It’s June 4th again: the anniversary of the day tanks rolled into the Gates of Heavenly Peace. That’s what “Tiananmen” means in Chinese. Once a training ground for imperial soldiers and now one of the main tourist attractions in Beijing, twenty-four years ago this place became the epicenter of the most iconic massacre in contemporary Chinese history. Over the years Communist leaders have softened language around this bloody day when they even mention it at all. In the West, there’s a common misconception that the events were purely the work of college students, a now-irrelevant generation. In today’s China, the “June 4th Incident” or “June 4th Movement” is still heavily censored. There is no commemoration.
This morning The Atlantic ran an article entitled “How China Made the Tiananmen Square Massacre Irrelevant” which enrages me. I’m not disputing the content of the article. I’m just angry because my life has been shaped in the shadow of the crackdown, even though I wasn’t even conceived until months later. It isn’t irrelevant to me, and it shouldn’t be irrelevant to the international community or the Chinese nation itself. The Party is making this irrelevant. That’s wrong.
China in the eighties is a place that I know only from description. From pictures of my older sister as a toddler, living with my grandparents. It’s something I never learned from my father, as he left the country to pursue his PhD in Ohio in 1983, nor from my mother who followed a couple years later. However, the fact that they could even leave the country was indicative of a larger change in Chinese society. Then-leader Deng Xiaoping’s policies of “Reform and Opening up” meant students could start studying abroad, that economic policies went on the increasingly moderate track that have ultimately led to today’s diametric economy of foreign investment and extreme state control. A family friend spent a car ride explaining to me once that it was during the 1980s when he finally heard Western classical music—even the Russians had been out of his reach before. Another, a Chinese classmate of my parents’ at OU, described teaching English in Beijing as his carefree youth.
Exposure to new ideas is a hallmark of youth in this era, however they were by no means liberal times. Professional opportunities were slim and largely unbalanced. Political corruption was high, as was inflation. The citizenry had little voice in Party affairs and the Party, as it is today, existed mostly for its own interests. Self-expression was limited, never mind political expression. A few years ago, someone pointed out to me that there was still only a limited range of clothing available. If you look at photos of Beijing residents, white shirts and black slacks are the primary uniform of an urban male. This cocktail of new ideas and discontents ignited into popular protests in April of 1989, with the death of Communist leader Hu Yaobang.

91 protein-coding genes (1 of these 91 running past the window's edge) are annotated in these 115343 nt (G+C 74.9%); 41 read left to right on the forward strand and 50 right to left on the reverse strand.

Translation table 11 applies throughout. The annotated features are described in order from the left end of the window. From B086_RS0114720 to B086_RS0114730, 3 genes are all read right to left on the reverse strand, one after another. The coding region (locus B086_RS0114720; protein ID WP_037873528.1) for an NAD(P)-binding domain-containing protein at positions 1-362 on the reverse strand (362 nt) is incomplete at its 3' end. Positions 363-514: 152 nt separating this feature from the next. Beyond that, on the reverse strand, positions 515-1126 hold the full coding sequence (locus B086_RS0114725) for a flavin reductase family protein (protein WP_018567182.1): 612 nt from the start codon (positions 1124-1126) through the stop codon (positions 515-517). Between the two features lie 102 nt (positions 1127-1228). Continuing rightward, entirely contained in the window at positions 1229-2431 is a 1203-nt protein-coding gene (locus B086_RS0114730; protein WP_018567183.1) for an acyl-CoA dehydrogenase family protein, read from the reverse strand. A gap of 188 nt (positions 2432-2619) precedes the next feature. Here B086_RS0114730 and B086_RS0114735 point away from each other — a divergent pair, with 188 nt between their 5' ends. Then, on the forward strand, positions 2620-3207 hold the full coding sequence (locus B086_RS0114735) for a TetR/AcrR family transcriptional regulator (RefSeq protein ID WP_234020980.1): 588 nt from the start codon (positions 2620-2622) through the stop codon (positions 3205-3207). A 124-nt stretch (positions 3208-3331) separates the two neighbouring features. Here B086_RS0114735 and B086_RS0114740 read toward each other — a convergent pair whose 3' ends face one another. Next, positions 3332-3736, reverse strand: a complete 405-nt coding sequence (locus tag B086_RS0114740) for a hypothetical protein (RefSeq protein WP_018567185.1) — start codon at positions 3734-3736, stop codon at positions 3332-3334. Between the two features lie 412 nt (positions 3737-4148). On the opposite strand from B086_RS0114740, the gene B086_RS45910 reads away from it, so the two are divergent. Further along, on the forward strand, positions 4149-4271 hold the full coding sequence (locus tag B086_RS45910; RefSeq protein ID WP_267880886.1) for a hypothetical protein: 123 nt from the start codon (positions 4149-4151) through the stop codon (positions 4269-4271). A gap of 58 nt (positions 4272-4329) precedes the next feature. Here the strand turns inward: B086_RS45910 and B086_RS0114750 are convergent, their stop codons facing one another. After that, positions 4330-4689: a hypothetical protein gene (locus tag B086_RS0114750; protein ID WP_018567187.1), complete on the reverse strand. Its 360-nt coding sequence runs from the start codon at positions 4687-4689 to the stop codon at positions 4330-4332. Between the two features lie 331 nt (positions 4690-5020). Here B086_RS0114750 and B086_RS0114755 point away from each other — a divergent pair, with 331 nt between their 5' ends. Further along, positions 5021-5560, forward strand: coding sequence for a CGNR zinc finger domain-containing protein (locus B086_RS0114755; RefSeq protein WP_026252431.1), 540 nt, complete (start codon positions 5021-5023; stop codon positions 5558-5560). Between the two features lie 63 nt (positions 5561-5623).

Hu was seen as a more reform-minded leader who was ousted by his hardline contemporaries in a political struggle centered around an earlier round of protests in 1986. The day before his funeral, April 22nd, an estimated 100,000 students marched into Tiananmen Square. Revolutionary fervor had ignited in Beijing, and the youth were once again instruments of change. Student protesters formed organizations and their own leaders emerged. Similar protests in different cities turned into riots. Sympathetic leader, Zhao Ziyang, urged a conciliatory attitude towards students. He was pitted against hardliner Li Peng, who would go on to declare martial law in Beijing.
The discord of the events in May almost angers me to study or to think about. This is the point where I want to scream. Don’t you understand that you’re writing history? Why don’t you see that what you do has consequences for us all? The struggle in the upper echelon of the Party was mirrored by the clamorous voices of students in the streets. Protests weren’t enough: organized by student leader Chai Ling (who would, two decades later, controversially say she “forgives” the Party for its crackdown) hunger strikes began. Protests continued even despite a visit from Soviet leader Gorbachev, which was seen as a huge embarrassment by the Party. This coincidentally ensured that Western media were on the ground for the protests. (It’s also noted that Gorbachev took this experience with him, and was very moderate when dealing with protests of his own.) With disorganization rampant in the students, conciliatory gestures by more moderate Party leaders were met with suspicion and discordant demands. At the same time, the continuation of protests during the Gorbachev’s visit turned moderates within the Party conservative, and cemented the divide between China’s highest leaders: Deng and Zhao.
Zhao blinked first. On May 20th, the day martial law was declared in Beijing, he would deliver the speech that would define his career as a politician, at the very end of it. At closing in on five in the morning, Zhao spoke directly to students. He was visibly moved.
“You are not like us, we are already old and do not matter. Now in your teens and early twenties you are sacrificing your lives!” Did Zhao know how prophetic his words are?
For me, Zhao’s departure marks the point when events pile up and careen out of control. For one thing, this wasn’t just a Beijing movement anymore. By mid-May, the movement really picked up steam with protesters from across the country traveling to the capital, and more protests breaking out in hundreds of Chinese cities. Critically, this included Shanghai, where Jiang Zemin, then a municipal official, was given the opportunity to shine. With heavy-handed police action, a political purge, and total control of the local media he subdued his city. Obviously, this was prime leadership material. He would go on to destroy the lives of a hundred million people.